2004 SAGE: ProjectsThis project is at once very difficult and extremely accessible. There is a famous conjecture at the heart of the theory of elliptic curves due to the British mathematicians Bryan Birch and Sir Peter Swinnerton-Dyer. Given a specific elliptic curve over the rational numbers with "analytic rank" 0 or 1, it is in principal now possible to use the highly nontrivial theorems of Gross, Zagier, Kolyvagin, Kato, and others to verify the full conjecture for the given curve. To the best of my knowledge no systematic project has been carried out to do this for all curves in a nontrivial range. Nearly two years ago, a German computational number thoerist, Michael Stoll, approached me about carrying out such a project, and we've kicked around various ideas related to it for a while. However the ball has not started rolling. Unexpected obstructions may appear to the computations, the circumvention of which is likely to lead to new theoretical insight. |
My main computational research is on algorithms for computing with modular abelian varieties. A basic question when creating a computational theory for working with a class of objects (a category) is deciding whether two members of the class are isomorphic. Given suitably precise definitions, this problem is still open for modular abelian varieties, which has been a source of frustration for me in my research. There is an important special case in which I found a way to decide isomorphism, which is when the abelian varieties in question are "simple". I have not written this result up yet, except that I've partly implemented the algorithm. I'm sure the method can be made more general, but haven't had a chance to do so in any interesting cases. Tseno will hopefully learn what I've already done, help me to write it up with illustrative examples, and try to find more general methods for isomorphism testing along similar lines. He may also investigate other methods for isomorphism testing, e.g., those that are used in representation theory of finite groups. He is likely do computations with the algorithm, which will be of independent interest. |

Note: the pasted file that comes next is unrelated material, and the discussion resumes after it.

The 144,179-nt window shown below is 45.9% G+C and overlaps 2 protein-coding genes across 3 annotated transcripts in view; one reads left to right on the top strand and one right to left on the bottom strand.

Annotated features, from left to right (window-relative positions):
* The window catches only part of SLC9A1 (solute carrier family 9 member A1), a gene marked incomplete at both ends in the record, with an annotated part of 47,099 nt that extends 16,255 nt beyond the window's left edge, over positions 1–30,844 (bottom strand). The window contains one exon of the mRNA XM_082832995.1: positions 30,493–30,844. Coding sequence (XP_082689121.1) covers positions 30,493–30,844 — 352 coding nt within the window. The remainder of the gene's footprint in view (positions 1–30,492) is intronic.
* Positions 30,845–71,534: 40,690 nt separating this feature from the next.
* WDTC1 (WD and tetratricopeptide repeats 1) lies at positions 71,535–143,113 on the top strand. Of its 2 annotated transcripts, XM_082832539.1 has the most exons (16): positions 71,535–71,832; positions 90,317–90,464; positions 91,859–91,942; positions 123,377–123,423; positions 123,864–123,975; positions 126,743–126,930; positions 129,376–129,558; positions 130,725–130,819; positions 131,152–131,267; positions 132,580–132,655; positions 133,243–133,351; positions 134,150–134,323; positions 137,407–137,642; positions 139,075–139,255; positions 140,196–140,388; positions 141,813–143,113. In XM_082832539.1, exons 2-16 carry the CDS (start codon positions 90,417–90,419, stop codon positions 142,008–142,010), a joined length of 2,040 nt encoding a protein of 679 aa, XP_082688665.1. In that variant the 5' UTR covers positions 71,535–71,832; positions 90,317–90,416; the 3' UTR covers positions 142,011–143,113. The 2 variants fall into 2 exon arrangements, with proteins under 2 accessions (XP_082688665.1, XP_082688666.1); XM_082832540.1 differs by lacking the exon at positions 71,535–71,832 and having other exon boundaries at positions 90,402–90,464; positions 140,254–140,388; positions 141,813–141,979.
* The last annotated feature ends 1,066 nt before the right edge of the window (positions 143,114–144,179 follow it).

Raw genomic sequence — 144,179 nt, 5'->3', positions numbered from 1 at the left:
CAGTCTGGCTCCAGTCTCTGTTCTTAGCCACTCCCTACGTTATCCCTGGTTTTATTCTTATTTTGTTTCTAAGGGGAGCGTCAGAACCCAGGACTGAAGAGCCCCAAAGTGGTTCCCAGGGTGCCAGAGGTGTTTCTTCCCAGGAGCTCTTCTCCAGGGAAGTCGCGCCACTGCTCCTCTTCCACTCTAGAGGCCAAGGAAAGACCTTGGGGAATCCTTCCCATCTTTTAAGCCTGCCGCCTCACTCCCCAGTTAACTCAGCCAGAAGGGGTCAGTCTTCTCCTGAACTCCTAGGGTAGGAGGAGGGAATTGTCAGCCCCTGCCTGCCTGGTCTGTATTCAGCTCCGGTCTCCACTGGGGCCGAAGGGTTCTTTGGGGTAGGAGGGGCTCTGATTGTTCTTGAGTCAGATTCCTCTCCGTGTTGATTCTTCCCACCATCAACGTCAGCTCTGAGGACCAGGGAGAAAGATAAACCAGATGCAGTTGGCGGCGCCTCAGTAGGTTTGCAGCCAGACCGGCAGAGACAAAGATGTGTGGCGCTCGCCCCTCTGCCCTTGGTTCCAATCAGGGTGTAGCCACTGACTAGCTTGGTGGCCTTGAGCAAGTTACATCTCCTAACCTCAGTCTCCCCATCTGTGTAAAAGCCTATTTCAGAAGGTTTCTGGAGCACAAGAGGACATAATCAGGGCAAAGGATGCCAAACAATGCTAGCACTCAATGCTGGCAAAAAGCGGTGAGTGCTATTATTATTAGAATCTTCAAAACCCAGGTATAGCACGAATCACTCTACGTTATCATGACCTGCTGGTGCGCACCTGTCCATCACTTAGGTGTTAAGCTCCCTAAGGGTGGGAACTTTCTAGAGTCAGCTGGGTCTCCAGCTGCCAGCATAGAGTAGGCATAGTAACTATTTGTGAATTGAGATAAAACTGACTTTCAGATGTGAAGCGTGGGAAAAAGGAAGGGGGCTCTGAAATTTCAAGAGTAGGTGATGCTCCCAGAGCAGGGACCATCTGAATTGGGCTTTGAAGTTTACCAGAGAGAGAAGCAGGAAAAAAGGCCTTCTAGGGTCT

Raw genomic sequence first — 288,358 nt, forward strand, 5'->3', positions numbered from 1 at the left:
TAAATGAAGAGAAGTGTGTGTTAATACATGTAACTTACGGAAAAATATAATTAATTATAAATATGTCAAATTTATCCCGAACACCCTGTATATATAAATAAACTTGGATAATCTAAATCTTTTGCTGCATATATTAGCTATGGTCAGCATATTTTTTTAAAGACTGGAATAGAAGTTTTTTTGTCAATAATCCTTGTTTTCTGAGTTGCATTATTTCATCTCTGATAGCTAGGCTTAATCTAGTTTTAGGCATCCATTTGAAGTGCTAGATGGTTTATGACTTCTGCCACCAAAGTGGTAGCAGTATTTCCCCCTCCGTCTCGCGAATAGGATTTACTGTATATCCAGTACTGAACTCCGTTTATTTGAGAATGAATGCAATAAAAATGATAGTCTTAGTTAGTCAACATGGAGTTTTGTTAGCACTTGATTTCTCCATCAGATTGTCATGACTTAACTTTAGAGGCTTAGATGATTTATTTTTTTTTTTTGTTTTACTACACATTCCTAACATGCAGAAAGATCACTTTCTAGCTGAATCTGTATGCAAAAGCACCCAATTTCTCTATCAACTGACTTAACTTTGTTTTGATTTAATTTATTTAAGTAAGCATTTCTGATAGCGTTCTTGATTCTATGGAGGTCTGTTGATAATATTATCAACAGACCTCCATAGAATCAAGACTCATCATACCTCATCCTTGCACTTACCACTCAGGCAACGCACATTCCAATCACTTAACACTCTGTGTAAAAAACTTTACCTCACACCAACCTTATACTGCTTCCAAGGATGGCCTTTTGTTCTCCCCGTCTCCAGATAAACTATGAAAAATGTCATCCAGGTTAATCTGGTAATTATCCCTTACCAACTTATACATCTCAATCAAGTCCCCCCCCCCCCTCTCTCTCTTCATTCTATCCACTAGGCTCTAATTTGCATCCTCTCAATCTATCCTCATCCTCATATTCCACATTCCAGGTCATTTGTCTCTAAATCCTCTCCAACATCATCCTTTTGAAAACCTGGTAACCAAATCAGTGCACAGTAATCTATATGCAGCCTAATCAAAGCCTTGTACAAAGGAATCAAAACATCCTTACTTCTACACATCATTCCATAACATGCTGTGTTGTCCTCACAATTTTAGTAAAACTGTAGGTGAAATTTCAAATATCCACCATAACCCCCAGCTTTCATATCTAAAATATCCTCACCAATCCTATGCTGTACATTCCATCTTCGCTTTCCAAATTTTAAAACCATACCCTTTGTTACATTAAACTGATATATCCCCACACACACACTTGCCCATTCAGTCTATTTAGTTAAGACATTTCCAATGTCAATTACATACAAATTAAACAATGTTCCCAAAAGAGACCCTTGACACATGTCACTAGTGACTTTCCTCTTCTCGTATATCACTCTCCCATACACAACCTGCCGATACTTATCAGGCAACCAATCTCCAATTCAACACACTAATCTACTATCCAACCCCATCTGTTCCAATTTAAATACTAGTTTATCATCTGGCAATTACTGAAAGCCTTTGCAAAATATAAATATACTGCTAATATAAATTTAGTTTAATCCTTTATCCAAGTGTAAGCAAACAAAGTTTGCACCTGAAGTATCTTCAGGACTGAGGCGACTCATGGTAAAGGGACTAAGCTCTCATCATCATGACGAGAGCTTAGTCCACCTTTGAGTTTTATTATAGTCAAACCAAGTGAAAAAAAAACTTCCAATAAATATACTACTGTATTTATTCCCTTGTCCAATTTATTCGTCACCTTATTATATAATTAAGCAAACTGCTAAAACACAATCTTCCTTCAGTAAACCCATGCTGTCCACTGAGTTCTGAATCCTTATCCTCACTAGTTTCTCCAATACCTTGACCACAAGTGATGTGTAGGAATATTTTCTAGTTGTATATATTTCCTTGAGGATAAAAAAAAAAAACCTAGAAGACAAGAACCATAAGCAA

This project is to (1) make easily available a massive collection of data about elliptic curves (much bigger than, e.g, the human genome), and (2) extract statistics from this data. This is something that many of the hundreds of people interested in elliptic curves would greatly appreciate, and simply needs to be done. Nobody has done it, and probably nobody would for a long time unless Baur does it this summer. |
This project is to investigate various unexplored ideas of mine and others in hopes of finding an interpretation of points on elliptic curves of rank bigger than one. Understanding points on curves of large rank is considered by some to be one of the holy grails of arithmetic geometry, and perhaps Andrei's fresh viewpoint might provide new insight. I have one challenging (but not impossible) computation that I think nobody has done, but which may shed new insight on this problem. |
About thirty years ago, Barry Mazur determined all torsion subgroups of elliptic curves over the rational numbers. It turns out that there are exactly 15 possibilities. Jennifer's project is about the same question, but over certain number fields, where the situation isn't nearly so clear. Extensive theoretical work has been done on the problem by Loic Merel and others, but it has only been answered in a few other cases. It would be far too ambitous for Jennifer to try to prove analogues of Mazur's theorem over number fields. Instead, she would likely search the literature in order to get a sense of what is, and is not, known. She might also design and coordinate computations on MECCAH that would be of interest to anyone wishing to formulate a conjecture over a given number field that generalizes Mazur's result. |